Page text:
Remez Naam: If you look at oil demand – ninety some million barrels a day today – if you add up passenger vehicles, cars, buses and then light commercial and medium trucks that never go on more than 150 miles a day. All of that could be electrified quite rapidly. That’s 30 – 35 million barrels a day. That’s one third of oil demand.
And how fast could that go? That could go in ten years, most of it. 70 percent of it could go in ten years. You know maybe 10 percent will go in 20 years. But that’s a loss of 20 – 25 million barrels a day of demand. That means peak oil demand in those scenarios happens almost in the next 10 years and quite possibly in five years.
Christian Rangen: There’s a term that’s been growing “stranded assets” and increasingly also “stranded infrastructure”. Large parts of Asia including China have significant investments and value chains on coal; coal plants and coal factories. Equally, you have large investments in offshore and onshore installations for drilling. A lot of the decisions that are being made today might have 50 to 60 year time horizons. How should senior management think about resource allocation differently in light of these events?
Remez Naam: Last year China canceled more than 150 coal power plants that haven’t been planned to be built. 40 of them had already started construction. You call that a stranded asset or wasted capital. In the U.S., we’ve shut down about a quarter of the coal fleet in the last eight years and the rest, I mean Trump is not slowing it down at all. It’s just going to be shut down because they’re no longer economical. The cheapest solar in India is probably cheaper than the operational cost of a quarter of India’s coal fleet even though India’s coal fleet is quite new. So those become stranded assets and they are not paid off even.
The analogous thing for the oil and gas industry to do, oil especially, is to think about whether the drilling platform whether is still NPV positive in a scenario where oil demand peaks in 2025 and is down to 75 million barrels a day by 2035. In that scenario does this rig make sense? Yes or no.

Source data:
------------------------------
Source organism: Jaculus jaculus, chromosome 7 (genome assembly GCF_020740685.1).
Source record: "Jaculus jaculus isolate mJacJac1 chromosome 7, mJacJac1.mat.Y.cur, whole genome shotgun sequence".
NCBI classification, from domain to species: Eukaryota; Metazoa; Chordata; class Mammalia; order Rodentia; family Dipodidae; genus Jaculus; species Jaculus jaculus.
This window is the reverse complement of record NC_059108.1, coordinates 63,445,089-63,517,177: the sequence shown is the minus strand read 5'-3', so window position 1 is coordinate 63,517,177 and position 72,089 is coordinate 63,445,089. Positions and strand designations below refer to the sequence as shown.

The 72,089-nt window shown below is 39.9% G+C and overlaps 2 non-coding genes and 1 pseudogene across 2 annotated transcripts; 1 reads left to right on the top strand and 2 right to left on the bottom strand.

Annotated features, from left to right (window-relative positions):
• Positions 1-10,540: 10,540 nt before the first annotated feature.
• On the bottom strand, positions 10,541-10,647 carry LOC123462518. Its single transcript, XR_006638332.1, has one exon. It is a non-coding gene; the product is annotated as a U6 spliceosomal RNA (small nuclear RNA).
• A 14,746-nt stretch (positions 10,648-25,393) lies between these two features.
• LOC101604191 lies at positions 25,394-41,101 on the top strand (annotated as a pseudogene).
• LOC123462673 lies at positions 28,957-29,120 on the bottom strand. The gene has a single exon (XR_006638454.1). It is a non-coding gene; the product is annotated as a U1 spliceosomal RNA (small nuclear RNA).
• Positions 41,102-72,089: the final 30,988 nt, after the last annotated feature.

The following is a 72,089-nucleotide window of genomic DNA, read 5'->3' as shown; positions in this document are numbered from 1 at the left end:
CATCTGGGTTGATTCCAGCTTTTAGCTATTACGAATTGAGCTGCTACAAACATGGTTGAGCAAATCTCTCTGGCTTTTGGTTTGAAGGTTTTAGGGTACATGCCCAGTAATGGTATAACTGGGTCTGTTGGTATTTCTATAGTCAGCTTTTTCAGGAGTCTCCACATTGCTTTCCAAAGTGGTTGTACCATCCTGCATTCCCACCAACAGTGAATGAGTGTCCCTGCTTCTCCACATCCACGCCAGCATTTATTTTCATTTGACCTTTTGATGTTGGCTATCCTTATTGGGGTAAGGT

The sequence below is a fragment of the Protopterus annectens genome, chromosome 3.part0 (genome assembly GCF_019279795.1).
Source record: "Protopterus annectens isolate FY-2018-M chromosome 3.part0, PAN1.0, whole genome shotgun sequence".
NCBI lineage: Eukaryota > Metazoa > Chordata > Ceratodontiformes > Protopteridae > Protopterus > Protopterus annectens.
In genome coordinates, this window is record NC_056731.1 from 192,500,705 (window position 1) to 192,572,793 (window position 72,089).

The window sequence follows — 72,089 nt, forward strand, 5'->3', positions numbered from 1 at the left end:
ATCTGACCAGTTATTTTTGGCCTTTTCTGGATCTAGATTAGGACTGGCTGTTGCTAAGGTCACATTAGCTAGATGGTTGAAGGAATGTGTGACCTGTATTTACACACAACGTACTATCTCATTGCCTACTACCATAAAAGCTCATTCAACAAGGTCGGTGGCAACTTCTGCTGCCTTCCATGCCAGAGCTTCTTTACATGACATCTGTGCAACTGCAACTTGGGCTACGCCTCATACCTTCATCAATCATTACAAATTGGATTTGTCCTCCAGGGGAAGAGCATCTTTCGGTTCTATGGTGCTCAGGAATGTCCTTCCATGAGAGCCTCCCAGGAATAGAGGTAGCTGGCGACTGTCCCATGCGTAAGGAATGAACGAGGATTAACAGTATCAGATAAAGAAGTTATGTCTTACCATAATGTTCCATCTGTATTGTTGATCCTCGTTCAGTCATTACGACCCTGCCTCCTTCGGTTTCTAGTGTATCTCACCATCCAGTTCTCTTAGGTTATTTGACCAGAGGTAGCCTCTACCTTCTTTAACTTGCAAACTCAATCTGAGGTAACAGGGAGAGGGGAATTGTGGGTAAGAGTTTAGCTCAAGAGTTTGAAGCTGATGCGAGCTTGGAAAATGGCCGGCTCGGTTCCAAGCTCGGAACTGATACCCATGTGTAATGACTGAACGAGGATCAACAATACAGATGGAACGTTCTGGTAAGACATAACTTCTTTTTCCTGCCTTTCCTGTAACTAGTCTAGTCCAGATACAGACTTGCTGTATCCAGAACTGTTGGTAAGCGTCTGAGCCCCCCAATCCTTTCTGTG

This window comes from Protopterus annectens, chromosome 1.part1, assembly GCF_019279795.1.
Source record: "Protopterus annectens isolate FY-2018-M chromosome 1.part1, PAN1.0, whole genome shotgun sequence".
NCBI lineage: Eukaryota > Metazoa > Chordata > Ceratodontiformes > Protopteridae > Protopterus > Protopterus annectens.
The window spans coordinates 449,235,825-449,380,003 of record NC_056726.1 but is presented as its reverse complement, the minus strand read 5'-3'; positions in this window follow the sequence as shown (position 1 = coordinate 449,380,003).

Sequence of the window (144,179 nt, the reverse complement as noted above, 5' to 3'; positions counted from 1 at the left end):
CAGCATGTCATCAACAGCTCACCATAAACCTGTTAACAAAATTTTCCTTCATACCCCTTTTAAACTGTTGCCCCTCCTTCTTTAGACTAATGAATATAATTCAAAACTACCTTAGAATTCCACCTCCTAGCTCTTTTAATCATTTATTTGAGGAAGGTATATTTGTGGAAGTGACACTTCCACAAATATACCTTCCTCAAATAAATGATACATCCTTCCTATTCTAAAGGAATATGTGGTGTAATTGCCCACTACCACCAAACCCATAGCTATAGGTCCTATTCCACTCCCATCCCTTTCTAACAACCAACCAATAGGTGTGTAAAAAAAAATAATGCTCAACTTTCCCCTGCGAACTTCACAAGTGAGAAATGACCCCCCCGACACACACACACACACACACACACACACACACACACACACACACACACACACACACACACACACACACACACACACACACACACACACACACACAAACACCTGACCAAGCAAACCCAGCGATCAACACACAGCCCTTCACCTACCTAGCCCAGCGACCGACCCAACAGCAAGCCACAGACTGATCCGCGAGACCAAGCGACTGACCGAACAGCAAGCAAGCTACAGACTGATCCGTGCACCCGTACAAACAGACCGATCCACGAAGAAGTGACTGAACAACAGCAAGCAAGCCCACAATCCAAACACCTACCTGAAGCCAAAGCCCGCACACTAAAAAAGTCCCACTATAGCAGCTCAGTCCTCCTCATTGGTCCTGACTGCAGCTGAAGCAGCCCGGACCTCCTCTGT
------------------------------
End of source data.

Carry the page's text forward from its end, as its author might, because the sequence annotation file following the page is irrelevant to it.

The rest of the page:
We heard Patrick Pouyanné of Total say that his whole focus is on lowest break even, the lowest cost of production. Which makes sense if you’re going to make a new investment. But walk down the production cost curve of the cheapest and most expensive oil, with the Saudis being the cheapest and the Canadian tar sands being the most expensive, we’re going to walk a quarter or third way down that curve. And so even the stuff that you think is pretty cheap might be on the wrong side of that line.
Christian Rangen: You mentioned Softbank – world’s biggest VC fund close to 100 billion under management now raising their latest fund. What role do you think someone with the muscles like Softbank can play in this shift?
Remez Naam: I worry a little bit because there’s almost too much money floating around the world. There’s a lot of capital out there which is is primarily good but what it means is that when you really have a cost attractive and economic basis to switch to new technologies, we’re not limited by capital on how quickly we can scale them. The world can deploy a solar at a pace that’s not really constrained by capital if solar is cheaper than the operating cost of a coal plant in a place. You can imagine that it would get deployed quite fast. But a company like Softbank can go even further than the capital markets that are debt financing, in that they can make more visionary bets.